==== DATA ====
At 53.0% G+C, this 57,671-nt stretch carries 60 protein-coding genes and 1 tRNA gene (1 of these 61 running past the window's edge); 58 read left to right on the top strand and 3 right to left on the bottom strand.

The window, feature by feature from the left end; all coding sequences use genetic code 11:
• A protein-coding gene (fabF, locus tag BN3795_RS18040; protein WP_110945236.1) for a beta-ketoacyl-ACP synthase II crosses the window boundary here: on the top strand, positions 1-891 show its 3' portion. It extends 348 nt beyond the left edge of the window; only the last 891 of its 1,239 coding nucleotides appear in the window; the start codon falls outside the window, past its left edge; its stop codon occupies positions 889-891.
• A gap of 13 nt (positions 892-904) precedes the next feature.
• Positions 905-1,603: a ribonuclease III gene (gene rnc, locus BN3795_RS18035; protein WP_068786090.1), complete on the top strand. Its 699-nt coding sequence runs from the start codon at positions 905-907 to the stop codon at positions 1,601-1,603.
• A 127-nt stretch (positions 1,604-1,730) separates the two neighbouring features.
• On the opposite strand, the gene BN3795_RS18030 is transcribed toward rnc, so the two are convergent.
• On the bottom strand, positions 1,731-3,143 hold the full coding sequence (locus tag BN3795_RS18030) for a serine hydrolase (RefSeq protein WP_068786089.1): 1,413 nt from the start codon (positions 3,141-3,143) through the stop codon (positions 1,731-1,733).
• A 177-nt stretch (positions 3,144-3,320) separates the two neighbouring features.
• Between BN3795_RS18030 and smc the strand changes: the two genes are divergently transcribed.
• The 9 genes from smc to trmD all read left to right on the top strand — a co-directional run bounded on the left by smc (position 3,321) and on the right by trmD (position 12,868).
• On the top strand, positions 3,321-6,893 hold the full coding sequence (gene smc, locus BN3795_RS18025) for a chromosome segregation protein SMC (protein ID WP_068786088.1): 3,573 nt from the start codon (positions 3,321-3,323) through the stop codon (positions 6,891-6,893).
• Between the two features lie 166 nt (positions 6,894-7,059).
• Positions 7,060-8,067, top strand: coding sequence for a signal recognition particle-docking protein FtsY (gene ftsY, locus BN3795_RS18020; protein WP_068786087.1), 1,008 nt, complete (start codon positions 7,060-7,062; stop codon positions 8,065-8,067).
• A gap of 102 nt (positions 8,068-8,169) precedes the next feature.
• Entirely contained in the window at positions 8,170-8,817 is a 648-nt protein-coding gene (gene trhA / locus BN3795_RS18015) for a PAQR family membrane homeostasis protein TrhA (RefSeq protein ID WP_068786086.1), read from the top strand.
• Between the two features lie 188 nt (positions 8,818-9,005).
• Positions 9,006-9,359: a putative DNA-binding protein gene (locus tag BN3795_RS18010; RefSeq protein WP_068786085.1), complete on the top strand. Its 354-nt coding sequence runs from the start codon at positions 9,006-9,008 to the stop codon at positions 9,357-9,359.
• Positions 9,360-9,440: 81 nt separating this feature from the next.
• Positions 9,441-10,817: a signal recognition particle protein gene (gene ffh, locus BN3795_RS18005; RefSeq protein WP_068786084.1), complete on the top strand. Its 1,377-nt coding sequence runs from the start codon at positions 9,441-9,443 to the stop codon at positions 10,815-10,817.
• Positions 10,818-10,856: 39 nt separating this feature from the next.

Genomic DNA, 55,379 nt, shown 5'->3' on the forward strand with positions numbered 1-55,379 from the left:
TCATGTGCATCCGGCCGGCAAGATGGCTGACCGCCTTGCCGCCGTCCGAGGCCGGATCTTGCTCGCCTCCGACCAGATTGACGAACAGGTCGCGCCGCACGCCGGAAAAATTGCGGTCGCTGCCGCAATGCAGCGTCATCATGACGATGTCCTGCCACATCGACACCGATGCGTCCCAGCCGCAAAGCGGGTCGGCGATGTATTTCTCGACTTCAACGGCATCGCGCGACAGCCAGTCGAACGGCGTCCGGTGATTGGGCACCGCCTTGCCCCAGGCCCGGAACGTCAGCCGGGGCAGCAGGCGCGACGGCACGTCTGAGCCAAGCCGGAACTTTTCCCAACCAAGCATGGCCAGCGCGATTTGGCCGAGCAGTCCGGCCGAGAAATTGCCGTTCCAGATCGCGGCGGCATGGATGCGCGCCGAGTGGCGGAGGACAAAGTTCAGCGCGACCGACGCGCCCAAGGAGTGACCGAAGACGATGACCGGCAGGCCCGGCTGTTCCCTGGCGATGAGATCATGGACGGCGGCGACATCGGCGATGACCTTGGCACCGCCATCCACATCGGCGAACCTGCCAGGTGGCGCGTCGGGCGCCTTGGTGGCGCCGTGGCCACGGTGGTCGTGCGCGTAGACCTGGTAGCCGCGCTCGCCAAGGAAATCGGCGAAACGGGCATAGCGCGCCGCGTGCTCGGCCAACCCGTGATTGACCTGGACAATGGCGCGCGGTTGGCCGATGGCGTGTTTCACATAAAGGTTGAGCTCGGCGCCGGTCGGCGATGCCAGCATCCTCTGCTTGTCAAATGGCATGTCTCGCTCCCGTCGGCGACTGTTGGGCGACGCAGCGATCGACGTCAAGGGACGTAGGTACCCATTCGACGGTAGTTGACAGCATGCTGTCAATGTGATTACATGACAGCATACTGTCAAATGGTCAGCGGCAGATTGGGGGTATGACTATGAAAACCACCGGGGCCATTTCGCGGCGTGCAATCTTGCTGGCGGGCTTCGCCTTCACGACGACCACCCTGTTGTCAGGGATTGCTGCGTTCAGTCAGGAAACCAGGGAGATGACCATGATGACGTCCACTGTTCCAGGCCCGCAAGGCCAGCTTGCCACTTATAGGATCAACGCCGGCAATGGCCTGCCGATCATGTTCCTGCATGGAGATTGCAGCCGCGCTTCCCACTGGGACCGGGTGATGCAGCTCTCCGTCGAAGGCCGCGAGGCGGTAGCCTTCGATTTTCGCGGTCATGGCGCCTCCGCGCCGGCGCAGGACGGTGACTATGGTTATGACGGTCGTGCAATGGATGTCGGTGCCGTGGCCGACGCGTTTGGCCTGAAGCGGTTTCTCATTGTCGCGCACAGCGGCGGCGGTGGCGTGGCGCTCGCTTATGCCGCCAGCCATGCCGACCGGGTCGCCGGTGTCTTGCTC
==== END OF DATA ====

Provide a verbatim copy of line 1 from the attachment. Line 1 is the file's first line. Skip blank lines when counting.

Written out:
At 53.0% G+C, this 57,671-nt stretch carries 60 protein-coding genes and 1 tRNA gene (1 of these 61 running past the window's edge); 58 read left to right on the top strand and 3 right to left on the bottom strand.